The NHS has its spending settlement for the next financial year – this was confirmed at the Spending Review last November. There may be some additional emergency slugs of Covid-19 cash provided, as we now have more certainty about the trajectory (and therefore cost) of the vaccination programme, for example. Local government may hope for additional support, given the impact on demand for its services, and on income, and the perilous state of many local council finances. As a bare minimum, local authorities will hope that the Budget will end the wait for overdue allocation of the public health grant – the lack of certainty of funding impedes local public health teams’ ability to plan and it’s frankly hard to excuse the ongoing delay. Social care – as part of local government – has its settlement too, though it may reasonably expect some of the short-term injections of pandemic support to be repeated into next year. But the Budget will not be the time for resolving some of the long term strategic questions about the financial framework for health and care – be that social care reform, multi-year funding for workforce training and development, or the approach to tackling the backlog of unmet needs across health and care. These will be reserved for the Spending Review, expected later this year.
This Budget is much more likely to be a Budget about the economy and jobs rather than one where the focus is on public services budgets and delivery. But that doesn’t mean that the Budget isn’t relevant for health and care – it couldn’t be more so. Social determinants are a far larger factor in someone’s health than the quality and amount of health care they receive. An individual’s employment status, wellbeing, living conditions and income all have a greater impact on their health than the accessibility and quality of care provided by health services. The decisions the Chancellor makes on the furlough scheme, or on the temporary increase to Universal Credit, for example, will have an impact on the health of the population – and the impact will be felt for years by health and care services.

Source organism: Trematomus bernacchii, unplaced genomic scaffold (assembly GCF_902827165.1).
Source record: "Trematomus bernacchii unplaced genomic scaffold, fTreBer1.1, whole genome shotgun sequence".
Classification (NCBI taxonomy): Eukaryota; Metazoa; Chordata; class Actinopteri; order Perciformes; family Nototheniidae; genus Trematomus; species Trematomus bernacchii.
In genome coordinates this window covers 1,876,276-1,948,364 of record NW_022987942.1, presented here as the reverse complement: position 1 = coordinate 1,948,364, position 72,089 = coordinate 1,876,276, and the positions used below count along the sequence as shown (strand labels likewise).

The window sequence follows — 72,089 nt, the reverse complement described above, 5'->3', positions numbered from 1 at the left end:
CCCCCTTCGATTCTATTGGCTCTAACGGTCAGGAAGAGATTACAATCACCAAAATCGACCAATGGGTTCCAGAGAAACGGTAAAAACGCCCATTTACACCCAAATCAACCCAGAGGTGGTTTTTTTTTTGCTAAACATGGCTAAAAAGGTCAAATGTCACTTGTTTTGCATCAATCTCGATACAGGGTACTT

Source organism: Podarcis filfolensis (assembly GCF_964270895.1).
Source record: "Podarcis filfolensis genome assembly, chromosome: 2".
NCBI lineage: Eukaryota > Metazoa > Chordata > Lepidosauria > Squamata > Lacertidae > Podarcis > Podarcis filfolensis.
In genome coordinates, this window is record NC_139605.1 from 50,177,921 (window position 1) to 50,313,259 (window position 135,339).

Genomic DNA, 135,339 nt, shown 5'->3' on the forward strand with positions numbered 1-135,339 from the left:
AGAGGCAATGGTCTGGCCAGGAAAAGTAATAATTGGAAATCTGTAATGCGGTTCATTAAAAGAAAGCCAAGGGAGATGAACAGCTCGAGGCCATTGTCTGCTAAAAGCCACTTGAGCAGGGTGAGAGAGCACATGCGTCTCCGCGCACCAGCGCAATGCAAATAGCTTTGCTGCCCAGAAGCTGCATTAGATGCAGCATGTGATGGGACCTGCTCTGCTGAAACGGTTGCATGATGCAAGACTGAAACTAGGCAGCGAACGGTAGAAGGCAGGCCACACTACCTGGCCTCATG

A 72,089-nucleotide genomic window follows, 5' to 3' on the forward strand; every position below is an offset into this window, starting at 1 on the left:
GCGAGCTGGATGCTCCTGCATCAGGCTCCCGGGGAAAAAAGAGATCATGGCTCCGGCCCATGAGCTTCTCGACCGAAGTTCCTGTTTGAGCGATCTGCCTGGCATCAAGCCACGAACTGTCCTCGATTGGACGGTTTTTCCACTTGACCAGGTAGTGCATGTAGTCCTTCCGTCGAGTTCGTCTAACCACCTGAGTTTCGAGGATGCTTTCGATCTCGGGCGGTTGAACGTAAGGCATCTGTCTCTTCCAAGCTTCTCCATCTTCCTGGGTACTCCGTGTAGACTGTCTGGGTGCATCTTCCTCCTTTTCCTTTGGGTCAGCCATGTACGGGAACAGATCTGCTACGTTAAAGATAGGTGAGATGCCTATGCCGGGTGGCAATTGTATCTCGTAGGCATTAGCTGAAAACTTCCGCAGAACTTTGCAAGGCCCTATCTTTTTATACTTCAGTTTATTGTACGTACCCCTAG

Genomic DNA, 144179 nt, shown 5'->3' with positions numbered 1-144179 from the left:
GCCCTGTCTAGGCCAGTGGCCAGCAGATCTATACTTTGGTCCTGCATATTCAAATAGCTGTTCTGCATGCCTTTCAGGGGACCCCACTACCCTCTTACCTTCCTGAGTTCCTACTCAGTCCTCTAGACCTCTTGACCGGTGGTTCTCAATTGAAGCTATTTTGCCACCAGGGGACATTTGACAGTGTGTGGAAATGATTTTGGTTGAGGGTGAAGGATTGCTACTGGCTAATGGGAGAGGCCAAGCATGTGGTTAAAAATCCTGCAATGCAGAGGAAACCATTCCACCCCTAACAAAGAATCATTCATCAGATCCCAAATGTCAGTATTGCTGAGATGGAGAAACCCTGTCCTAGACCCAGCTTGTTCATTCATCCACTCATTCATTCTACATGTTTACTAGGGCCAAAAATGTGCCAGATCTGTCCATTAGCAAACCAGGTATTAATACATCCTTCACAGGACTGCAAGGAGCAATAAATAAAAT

But the health and care system doesn’t need to just be a passive recipient of the poor health that result from those social and economic factors. It can play an active role in shaping those factors and look to leverage its full range of hard and soft powers to improve population health.
The recent Department of Health and Social Care White Paper confirmed that integrated care systems (ICSs) will be created in legislation as the organising principle for integration within the NHS and between the NHS and its wider partners. Critically, the stated purpose of ICSs’ includes improving population health and health care, and helping the NHS to support broader social and economic development. This gives a platform for the NHS to see its role differently – not just as a provider of health care services, but as a direct and indirect influence on the wider determinants of health. Tackling poverty is an example of where the NHS can play a more active role working with its partners. We will be publishing further work shortly on how the NHS can increase its leadership and role in reducing poverty and mitigating its impact, through awareness, action and advocacy.
As the biggest employer in England and a significant economic force in local communities, the NHS has a unique opportunity to use its resources to influence the wellbeing of the population it serves and reduce the health inequalities that exist in England. The NHS has a clear role as a significant economic player in the local community and many are now embracing this role through the concept of anchor institutions. This can allow the NHS to view its role and impact in the round – beyond provision of services to its impact as a local employer, its connection to the local economy through the goods and services it buys, and its ability to invest in skills and opportunities for local people. Social care has a similar opportunity to be seen as a player in the local economy – with Skills for Care estimating there are 1.65 million jobs in the sector. While these roles may be employed by many more, and in many cases much smaller, organisations than in the NHS, the potential impact of these employers in the local economy should not be forgotten.
So, 3 March may not be a Budget day where we are trawling through the detailed spending tables in the annexes of HM Treasury publications to see the medium-term future of spending for the NHS, public health and social care. But it will be a Budget day that will have a profound effect on future health and care needs. The health and care system can use its role and reach, and its new partnership structures, to think radically differently about how it shapes and mitigates the wider social and economic determinants of health.